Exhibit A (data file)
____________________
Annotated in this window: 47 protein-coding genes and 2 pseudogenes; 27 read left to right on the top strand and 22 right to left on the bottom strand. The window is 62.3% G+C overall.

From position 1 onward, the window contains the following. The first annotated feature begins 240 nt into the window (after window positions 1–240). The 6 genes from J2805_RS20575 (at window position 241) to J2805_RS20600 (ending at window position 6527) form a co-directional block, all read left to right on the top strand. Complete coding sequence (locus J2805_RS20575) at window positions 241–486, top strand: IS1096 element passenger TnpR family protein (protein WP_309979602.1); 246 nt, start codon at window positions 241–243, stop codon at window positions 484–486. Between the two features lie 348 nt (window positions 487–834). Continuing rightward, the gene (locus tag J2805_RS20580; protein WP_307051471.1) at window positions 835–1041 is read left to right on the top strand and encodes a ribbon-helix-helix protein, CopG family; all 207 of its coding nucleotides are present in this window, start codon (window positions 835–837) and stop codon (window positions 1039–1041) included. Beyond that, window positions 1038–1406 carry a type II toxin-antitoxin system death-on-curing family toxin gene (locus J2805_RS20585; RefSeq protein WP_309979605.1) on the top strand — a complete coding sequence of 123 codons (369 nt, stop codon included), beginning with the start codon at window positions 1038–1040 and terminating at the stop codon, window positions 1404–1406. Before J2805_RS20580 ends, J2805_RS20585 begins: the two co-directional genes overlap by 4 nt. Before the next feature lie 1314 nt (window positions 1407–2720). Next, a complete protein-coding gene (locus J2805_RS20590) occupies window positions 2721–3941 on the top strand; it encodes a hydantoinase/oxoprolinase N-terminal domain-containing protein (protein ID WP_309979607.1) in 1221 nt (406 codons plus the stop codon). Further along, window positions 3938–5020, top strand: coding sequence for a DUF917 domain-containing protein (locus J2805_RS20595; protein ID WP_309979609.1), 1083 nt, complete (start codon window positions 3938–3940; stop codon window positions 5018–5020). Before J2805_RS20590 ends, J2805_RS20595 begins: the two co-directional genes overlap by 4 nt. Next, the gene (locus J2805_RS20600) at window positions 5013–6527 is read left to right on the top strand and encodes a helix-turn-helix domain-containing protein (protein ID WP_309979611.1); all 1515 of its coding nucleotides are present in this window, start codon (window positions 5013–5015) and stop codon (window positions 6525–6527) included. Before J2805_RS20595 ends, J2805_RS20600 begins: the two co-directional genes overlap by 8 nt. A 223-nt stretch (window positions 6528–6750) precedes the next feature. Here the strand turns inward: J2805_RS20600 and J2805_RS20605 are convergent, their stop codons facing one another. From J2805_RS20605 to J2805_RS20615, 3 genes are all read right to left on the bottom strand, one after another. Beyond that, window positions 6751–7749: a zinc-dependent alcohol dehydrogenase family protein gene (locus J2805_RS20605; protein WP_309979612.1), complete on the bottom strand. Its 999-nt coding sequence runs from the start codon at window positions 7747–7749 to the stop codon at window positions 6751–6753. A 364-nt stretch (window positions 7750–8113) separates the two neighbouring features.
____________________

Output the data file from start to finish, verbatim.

Annotated in this window: 47 protein-coding genes and 2 pseudogenes; 27 read left to right on the top strand and 22 right to left on the bottom strand. The window is 62.3% G+C overall.

From position 1 onward, the window contains the following. The first annotated feature begins 240 nt into the window (after window positions 1–240). The 6 genes from J2805_RS20575 (at window position 241) to J2805_RS20600 (ending at window position 6527) form a co-directional block, all read left to right on the top strand. Complete coding sequence (locus J2805_RS20575) at window positions 241–486, top strand: IS1096 element passenger TnpR family protein (protein WP_309979602.1); 246 nt, start codon at window positions 241–243, stop codon at window positions 484–486. Between the two features lie 348 nt (window positions 487–834). Continuing rightward, the gene (locus tag J2805_RS20580; protein WP_307051471.1) at window positions 835–1041 is read left to right on the top strand and encodes a ribbon-helix-helix protein, CopG family; all 207 of its coding nucleotides are present in this window, start codon (window positions 835–837) and stop codon (window positions 1039–1041) included. Beyond that, window positions 1038–1406 carry a type II toxin-antitoxin system death-on-curing family toxin gene (locus J2805_RS20585; RefSeq protein WP_309979605.1) on the top strand — a complete coding sequence of 123 codons (369 nt, stop codon included), beginning with the start codon at window positions 1038–1040 and terminating at the stop codon, window positions 1404–1406. Before J2805_RS20580 ends, J2805_RS20585 begins: the two co-directional genes overlap by 4 nt. Before the next feature lie 1314 nt (window positions 1407–2720). Next, a complete protein-coding gene (locus J2805_RS20590) occupies window positions 2721–3941 on the top strand; it encodes a hydantoinase/oxoprolinase N-terminal domain-containing protein (protein ID WP_309979607.1) in 1221 nt (406 codons plus the stop codon). Further along, window positions 3938–5020, top strand: coding sequence for a DUF917 domain-containing protein (locus J2805_RS20595; protein ID WP_309979609.1), 1083 nt, complete (start codon window positions 3938–3940; stop codon window positions 5018–5020). Before J2805_RS20590 ends, J2805_RS20595 begins: the two co-directional genes overlap by 4 nt. Next, the gene (locus J2805_RS20600) at window positions 5013–6527 is read left to right on the top strand and encodes a helix-turn-helix domain-containing protein (protein ID WP_309979611.1); all 1515 of its coding nucleotides are present in this window, start codon (window positions 5013–5015) and stop codon (window positions 6525–6527) included. Before J2805_RS20595 ends, J2805_RS20600 begins: the two co-directional genes overlap by 8 nt. A 223-nt stretch (window positions 6528–6750) precedes the next feature. Here the strand turns inward: J2805_RS20600 and J2805_RS20605 are convergent, their stop codons facing one another. From J2805_RS20605 to J2805_RS20615, 3 genes are all read right to left on the bottom strand, one after another. Beyond that, window positions 6751–7749: a zinc-dependent alcohol dehydrogenase family protein gene (locus J2805_RS20605; protein WP_309979612.1), complete on the bottom strand. Its 999-nt coding sequence runs from the start codon at window positions 7747–7749 to the stop codon at window positions 6751–6753. A 364-nt stretch (window positions 7750–8113) separates the two neighbouring features.